This review may contain spoilers. I can handle the truth.
Cole Duffy’s review published on Letterboxd:
This review may contain spoilers.
Even better on a second viewing. While a first watch is perhaps (and deservedly so) caught up with the drama between the actresses, another round of The Favourite brings a fuller, richer experience of how tragic the entire situation is. Here is an extravagant palace, bedecked in gold and fine paintings, where the monarch is an emotional and weak-willed person, and the one thing she needs the most, a human connection, is nowhere to be found in the nest of cobras that populate her home. We barely leave the palace grounds, and when we do, it’s to a seedy brothel where there is no love, just lust.
At one point, the Queen shows concern for her subjects, only to be shot down by Sarah (Weisz has such depth as a tough and honest lover), who tells her that people are to be led, not to lead. Abigail (Stone is so grand as the pitch-perfect antagonist that it’s a surprise no one has thought of giving her a role like this before) may pretend to care about them a bit in front of the Queen, but as she tells Harley in a hallway, she’s on her own side. Always.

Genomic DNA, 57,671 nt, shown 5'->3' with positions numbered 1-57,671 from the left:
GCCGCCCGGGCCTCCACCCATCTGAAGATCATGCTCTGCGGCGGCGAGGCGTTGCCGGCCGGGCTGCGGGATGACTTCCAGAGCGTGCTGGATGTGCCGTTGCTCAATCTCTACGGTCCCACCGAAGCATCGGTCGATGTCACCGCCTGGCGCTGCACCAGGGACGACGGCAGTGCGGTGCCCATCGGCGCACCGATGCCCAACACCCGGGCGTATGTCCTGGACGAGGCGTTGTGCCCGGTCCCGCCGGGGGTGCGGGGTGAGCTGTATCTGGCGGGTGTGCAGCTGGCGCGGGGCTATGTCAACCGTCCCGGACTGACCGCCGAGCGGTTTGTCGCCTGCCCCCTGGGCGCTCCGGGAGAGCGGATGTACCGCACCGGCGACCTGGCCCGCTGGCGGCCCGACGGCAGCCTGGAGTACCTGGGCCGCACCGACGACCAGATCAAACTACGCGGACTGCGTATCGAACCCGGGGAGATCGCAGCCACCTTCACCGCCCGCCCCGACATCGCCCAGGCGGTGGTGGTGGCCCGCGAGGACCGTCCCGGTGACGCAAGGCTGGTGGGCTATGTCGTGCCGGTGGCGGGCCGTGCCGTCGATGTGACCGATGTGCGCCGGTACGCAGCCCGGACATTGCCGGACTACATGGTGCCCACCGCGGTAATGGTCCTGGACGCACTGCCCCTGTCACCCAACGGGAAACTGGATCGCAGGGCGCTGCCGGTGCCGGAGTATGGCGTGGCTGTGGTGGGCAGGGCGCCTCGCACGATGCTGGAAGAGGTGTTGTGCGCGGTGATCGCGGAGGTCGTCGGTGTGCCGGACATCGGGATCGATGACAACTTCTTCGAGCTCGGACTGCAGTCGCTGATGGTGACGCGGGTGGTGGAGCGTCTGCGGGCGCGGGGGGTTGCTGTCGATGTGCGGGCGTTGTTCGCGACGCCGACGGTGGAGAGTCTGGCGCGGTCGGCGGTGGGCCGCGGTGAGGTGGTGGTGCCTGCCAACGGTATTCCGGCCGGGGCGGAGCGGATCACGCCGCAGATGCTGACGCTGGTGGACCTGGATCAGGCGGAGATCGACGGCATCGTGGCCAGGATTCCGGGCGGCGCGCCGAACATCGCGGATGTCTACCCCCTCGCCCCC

Of course, the one person willing to provide the Queen with the human connection she so desperately needs (and Colman is truly extraordinary in the role, walking on a tightrope of childish need and icy cruelty) is banished from her own home country due to a moment of madness, leaving the Queen stuck with a conniving snake who cares not one bit for her. Sarah may have not wished to touch the rabbits or greet them, but Abigail does not mind attempting to crush one of them beneath her heel. The laughs hit harder on a second watch, but the sorrow of the film comes through and cuts the viewer like a knife. Just a broken woman and seventeen rabbits.